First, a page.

The Common Core standardized testing initiative has earned its fair share of controversy in recent months as some criticized the grade school standards as ineffective and unnecessarily complicated, but now the Common Core is surrounded by more controversy; this time, reports emerged that top education firm Pearson is accused of bid-rigging to ensure it won the contract to administer the Common Core.
Pearson rival American Institutes for Research had issued a legal filing last January claiming that it did not even bid for the Common Core contract for New Mexico schools because the tender process was rigged, it claimed.
The Partnership for Assessment of Readiness for College and Careers, the group of states planning to jointly implement Common Core, would have Pearson as the sole bidder for the contract to administer the tests, the AIR said, calling the procurement process “fundamentally flawed.”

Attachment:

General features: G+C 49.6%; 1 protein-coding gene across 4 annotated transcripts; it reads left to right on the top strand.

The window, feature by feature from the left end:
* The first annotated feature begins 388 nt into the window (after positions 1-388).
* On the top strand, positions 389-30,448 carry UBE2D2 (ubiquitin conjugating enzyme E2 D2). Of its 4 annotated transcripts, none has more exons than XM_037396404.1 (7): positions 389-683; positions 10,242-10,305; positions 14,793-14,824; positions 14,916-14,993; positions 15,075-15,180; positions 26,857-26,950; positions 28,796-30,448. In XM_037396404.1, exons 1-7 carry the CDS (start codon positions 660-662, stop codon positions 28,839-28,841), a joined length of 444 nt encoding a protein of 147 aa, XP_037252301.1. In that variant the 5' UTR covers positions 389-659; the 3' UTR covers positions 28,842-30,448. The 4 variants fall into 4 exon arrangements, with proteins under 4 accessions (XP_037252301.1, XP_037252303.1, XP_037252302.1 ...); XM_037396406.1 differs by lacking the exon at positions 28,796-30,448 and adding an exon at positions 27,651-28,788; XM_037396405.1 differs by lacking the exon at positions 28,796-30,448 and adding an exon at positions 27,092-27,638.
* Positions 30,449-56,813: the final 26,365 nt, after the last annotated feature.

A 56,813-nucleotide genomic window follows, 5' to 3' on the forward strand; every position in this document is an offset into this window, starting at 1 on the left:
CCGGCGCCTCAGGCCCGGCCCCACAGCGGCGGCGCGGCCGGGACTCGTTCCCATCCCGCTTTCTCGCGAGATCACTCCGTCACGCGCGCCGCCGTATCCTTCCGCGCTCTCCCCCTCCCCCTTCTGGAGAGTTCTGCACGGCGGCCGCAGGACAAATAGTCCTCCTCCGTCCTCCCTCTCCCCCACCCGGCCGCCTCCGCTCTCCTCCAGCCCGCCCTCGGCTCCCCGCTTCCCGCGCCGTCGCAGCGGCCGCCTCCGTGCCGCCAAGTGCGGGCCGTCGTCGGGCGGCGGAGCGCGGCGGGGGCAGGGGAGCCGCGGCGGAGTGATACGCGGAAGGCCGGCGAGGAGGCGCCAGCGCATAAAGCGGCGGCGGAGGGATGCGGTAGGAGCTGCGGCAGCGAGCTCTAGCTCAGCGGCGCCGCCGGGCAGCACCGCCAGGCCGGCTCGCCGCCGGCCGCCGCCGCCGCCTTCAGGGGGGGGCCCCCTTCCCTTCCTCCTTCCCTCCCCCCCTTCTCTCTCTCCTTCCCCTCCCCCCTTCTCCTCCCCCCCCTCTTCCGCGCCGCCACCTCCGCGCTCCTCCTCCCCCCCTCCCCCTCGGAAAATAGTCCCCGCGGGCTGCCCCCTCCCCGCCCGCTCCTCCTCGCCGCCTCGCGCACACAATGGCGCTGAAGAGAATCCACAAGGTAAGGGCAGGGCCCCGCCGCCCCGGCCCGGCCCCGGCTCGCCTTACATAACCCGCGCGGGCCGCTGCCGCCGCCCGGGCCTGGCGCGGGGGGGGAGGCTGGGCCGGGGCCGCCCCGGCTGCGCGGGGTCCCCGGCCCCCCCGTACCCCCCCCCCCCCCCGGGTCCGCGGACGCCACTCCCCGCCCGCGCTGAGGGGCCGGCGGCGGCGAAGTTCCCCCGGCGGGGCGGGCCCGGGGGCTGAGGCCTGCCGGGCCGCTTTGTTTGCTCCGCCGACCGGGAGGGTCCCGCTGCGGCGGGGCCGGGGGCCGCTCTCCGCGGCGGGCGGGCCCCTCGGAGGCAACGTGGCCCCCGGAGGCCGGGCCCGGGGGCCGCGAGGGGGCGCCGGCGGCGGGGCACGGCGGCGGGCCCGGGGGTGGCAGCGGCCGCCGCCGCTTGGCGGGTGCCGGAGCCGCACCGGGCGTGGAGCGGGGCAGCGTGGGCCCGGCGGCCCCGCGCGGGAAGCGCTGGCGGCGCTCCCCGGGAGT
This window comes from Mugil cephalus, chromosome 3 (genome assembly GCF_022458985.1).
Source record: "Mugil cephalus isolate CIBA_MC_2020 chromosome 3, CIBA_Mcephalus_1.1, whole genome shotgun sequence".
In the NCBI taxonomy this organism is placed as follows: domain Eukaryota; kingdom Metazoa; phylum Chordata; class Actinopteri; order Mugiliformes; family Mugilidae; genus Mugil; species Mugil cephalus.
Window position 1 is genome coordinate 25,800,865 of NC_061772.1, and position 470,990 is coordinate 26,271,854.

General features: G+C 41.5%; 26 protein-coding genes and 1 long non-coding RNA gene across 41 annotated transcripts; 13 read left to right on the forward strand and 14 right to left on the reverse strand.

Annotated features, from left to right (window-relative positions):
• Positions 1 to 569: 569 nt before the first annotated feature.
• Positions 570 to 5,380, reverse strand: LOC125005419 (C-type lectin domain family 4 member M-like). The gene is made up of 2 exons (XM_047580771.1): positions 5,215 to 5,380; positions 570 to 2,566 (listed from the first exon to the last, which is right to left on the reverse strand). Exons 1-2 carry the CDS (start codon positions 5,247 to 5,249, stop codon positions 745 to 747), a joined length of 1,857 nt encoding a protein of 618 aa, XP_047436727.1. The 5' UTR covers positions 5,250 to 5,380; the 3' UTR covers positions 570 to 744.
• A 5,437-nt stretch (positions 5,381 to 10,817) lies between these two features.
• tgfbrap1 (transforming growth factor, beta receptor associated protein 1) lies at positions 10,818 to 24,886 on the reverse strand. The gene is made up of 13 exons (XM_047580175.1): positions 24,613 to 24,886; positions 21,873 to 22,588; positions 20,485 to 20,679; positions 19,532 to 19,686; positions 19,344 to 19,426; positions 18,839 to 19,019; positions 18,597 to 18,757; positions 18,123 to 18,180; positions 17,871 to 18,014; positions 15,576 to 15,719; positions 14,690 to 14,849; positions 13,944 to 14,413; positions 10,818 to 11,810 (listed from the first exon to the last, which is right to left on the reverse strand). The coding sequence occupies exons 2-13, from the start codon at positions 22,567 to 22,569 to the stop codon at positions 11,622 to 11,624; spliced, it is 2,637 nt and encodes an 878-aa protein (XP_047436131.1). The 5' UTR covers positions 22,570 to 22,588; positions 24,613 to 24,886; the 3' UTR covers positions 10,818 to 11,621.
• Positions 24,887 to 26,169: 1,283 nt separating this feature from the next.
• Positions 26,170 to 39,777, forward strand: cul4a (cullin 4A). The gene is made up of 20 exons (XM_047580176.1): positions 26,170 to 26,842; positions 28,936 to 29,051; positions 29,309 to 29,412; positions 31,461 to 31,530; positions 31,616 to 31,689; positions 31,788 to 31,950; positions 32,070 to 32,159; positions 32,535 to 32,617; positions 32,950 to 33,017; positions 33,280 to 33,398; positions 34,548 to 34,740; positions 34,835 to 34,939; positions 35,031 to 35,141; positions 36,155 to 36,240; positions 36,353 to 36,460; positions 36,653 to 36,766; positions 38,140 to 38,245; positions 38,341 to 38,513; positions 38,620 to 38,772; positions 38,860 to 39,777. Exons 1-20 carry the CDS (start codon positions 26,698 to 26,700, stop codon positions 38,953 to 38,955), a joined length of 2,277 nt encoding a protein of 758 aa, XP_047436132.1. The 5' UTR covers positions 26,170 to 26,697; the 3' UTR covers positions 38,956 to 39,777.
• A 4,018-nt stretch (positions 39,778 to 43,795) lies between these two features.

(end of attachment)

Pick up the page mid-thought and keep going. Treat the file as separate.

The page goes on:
While New Mexico had originally dismissed AIR’s claims, reports say Judge Sarah Singleton last month put the contract on hold, overturning the state’s earlier decision that AIR did not file its protest in time.
”This case is remanded with instructions to delay any further processing of the contract until this protest can be timely heard and determined on its merits,” US District Judge Sarah Singleton wrote.
According to reports, Pearson would charge $24 for every student administered the test; overall, Pearson could make $240 million every year through the contract.
Full content: Fox News
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